It announced the closure last week when it released released its long-awaited transformation plan that outlines $25.3 million in proposed cuts to the institution's operating budget. It began the cost-cutting process in January 2013 when two task forces were asked to rank various campus programs according to their perceived value in order to avert a deficit.
The law library is one of four university libraries that will close by 2017.
Michael Plaxton, a law professor at the university, says the closure will be especially harmful to faculty.
“On the most prosaic level, legal academics often need legal materials outside of regular working hours," he wrote in an e-mail.
“This is particularly true given that law professors are frequently asked to express an opinion on legal issues that unexpectedly arise and that require an urgent response. Having a law library ‘onsite,’ as it were, is a great help.”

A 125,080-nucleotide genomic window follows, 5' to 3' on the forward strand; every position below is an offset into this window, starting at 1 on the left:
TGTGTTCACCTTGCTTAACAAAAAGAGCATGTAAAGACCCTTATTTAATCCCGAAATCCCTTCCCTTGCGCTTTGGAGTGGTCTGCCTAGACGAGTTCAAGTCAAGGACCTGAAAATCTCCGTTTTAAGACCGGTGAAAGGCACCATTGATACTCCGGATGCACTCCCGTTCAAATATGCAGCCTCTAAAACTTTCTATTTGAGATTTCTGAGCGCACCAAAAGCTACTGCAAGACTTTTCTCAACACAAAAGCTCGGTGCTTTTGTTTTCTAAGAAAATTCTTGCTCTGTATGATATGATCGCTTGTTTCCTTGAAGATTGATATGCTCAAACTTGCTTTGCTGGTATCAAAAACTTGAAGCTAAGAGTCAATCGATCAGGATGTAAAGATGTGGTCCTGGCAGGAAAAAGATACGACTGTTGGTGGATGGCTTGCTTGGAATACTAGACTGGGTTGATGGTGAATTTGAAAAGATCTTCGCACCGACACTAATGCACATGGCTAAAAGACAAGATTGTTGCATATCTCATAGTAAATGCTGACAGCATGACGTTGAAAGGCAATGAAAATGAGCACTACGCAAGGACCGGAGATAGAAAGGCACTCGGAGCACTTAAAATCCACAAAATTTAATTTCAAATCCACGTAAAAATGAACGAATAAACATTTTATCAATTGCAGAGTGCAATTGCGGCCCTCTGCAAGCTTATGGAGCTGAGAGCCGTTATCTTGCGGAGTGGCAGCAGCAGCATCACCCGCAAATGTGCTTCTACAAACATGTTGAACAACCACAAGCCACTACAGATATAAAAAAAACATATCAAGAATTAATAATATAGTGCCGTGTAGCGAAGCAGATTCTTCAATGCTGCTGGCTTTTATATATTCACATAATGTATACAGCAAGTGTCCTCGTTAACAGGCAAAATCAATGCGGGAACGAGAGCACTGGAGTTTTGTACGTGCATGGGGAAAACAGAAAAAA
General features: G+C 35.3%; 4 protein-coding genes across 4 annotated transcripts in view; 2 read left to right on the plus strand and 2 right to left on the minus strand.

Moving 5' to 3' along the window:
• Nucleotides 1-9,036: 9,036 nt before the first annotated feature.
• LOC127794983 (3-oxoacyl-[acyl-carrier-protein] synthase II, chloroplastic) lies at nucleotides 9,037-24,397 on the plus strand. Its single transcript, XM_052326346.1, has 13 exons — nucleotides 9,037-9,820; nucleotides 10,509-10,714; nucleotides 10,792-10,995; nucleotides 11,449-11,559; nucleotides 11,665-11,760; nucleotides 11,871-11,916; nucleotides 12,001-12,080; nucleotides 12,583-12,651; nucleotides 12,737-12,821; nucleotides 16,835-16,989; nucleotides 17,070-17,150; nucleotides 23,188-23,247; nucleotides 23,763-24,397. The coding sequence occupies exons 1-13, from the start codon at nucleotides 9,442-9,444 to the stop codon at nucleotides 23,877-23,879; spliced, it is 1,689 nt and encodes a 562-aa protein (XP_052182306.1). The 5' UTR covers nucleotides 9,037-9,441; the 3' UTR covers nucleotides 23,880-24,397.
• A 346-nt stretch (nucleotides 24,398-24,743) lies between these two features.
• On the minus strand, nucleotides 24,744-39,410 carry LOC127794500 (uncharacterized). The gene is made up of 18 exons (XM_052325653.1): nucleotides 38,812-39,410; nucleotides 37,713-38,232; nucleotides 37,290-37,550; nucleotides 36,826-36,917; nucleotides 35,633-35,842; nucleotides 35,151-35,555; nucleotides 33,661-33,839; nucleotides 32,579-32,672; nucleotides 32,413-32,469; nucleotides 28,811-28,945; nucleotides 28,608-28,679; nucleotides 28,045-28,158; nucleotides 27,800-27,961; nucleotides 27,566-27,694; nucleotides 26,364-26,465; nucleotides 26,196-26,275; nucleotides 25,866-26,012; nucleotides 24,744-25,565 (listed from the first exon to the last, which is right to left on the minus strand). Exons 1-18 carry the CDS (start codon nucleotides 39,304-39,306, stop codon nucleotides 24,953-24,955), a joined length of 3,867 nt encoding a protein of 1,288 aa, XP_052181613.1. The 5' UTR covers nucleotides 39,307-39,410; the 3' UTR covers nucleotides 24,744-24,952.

But he also sees the library as an essential part of the broader Saskatoon legal community.
"[Law libraries] are places used not only by academics and students, but by members of the legal profession generally — and so, to an extent, are sites where law students are trained to think of themselves as part of a broader community of lawyers and jurists.”
The university is currently looking at converting at least some of the libraries into additional study space, but Plaxton thinks that without a law library, the law school faces a branding problem.
“A law school without a law library looks amateurish and half-finished.”
Although much case law is now available online, Plaxton maintains that at a time when access to justice issues are at the forefront of the legal discourse, bricks-and-mortar libraries that are accessible to anyone remain essential.
While the Law Society of Saskatchewan has a library at the Saskatoon courthouse, it’s temporarily closed. People looking to use it are being directed to the university's library.